12th Sunday after Pentecost
Grace mercy and peace to you from God our Father and our Lord and Savior Jesus Christ! In the name of Jesus, dear friends in Christ: “Where are you going?” I’ve heard that question more than once in my life. Just last Monday I was driving my family to Wes and Maggi Newell’s to see their newborn girl and, of course, the easiest way to get there is to go across the 15th Street bridge, which I thought was open after that truck hit it a couple weeks ago. Well, it wasn’t. So, instead of turning around and taking the by-pass, I only turn around if I absolutely have to, I ended up going the opposite direction only to hear my wife say, “Where are you going?” But trusting in my 2 years-worth of experience in driving around Bemidji I was convinced I could find a nice short cut to get there- mind you, going in the opposite direction! Well after driving all over the place, downtown Bemidji, residential roads, and avoiding a number of streets under construction, we finally got there. A trip that probably should take only 5-7 minutes took us probably over 20 minutes because I went the wrong way.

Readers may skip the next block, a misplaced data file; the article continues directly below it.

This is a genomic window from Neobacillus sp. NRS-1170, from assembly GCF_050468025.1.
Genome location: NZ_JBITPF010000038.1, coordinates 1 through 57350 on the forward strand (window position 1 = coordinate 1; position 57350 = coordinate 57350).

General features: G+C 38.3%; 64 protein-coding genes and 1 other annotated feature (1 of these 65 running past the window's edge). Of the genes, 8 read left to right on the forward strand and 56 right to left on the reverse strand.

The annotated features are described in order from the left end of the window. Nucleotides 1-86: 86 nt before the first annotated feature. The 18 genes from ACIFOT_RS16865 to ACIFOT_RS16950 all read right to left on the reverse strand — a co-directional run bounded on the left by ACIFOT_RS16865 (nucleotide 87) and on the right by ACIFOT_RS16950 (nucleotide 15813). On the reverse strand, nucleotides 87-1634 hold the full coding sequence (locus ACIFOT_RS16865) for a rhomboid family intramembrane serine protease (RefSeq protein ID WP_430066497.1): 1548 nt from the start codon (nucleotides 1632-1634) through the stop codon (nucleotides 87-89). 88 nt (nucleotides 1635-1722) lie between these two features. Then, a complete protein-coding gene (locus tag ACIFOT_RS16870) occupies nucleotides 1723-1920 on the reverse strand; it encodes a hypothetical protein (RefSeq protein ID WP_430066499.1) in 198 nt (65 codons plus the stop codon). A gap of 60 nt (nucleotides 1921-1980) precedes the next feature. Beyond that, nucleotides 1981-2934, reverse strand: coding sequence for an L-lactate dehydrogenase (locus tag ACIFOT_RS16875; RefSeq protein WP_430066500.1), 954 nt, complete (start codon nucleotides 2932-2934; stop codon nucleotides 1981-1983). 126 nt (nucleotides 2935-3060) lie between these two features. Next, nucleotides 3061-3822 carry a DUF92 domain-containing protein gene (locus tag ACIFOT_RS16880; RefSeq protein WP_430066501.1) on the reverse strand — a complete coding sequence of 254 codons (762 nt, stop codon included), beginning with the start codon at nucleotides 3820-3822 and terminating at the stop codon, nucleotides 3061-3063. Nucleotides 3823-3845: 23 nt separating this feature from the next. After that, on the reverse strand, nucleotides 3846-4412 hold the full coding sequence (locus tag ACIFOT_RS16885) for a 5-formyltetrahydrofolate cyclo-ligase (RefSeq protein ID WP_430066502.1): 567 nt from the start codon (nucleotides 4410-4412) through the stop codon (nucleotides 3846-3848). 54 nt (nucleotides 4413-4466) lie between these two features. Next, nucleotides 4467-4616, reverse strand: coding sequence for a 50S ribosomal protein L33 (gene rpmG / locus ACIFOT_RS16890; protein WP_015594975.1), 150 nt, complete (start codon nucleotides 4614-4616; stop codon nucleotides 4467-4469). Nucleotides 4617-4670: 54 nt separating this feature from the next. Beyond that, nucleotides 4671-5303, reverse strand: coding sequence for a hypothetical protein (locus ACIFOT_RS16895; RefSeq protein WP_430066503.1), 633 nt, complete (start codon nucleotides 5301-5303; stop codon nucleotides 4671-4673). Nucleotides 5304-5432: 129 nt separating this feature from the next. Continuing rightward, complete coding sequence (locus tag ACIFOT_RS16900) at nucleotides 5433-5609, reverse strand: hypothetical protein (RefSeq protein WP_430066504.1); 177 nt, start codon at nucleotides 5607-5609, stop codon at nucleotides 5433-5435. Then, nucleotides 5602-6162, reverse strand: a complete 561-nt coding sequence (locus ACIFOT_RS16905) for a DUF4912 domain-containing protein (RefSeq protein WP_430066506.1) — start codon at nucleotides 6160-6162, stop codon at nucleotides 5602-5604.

I’m guessing that I’m not the only one who knows what it’s like to go in the wrong direction, am I? As frustrating as it is to go in the wrong direction when you’re driving in your car, how much more frustrating it is when you find yourself going in the wrong direction in your life! What do I mean? Maybe after a few years in college you decide that your major is not something you’re all that interested it. Maybe the career that you chose just isn’t all that it was hyped up to be. Maybe the dream house that you bought isn’t quite what you hoped for and now you want to move. There are times in our lives when we think we’re going the right way, think we’re going in the direction that we want to, but it’s actually the wrong direction. And that can put setbacks in our lives, affect our mood, frustrate and upset us.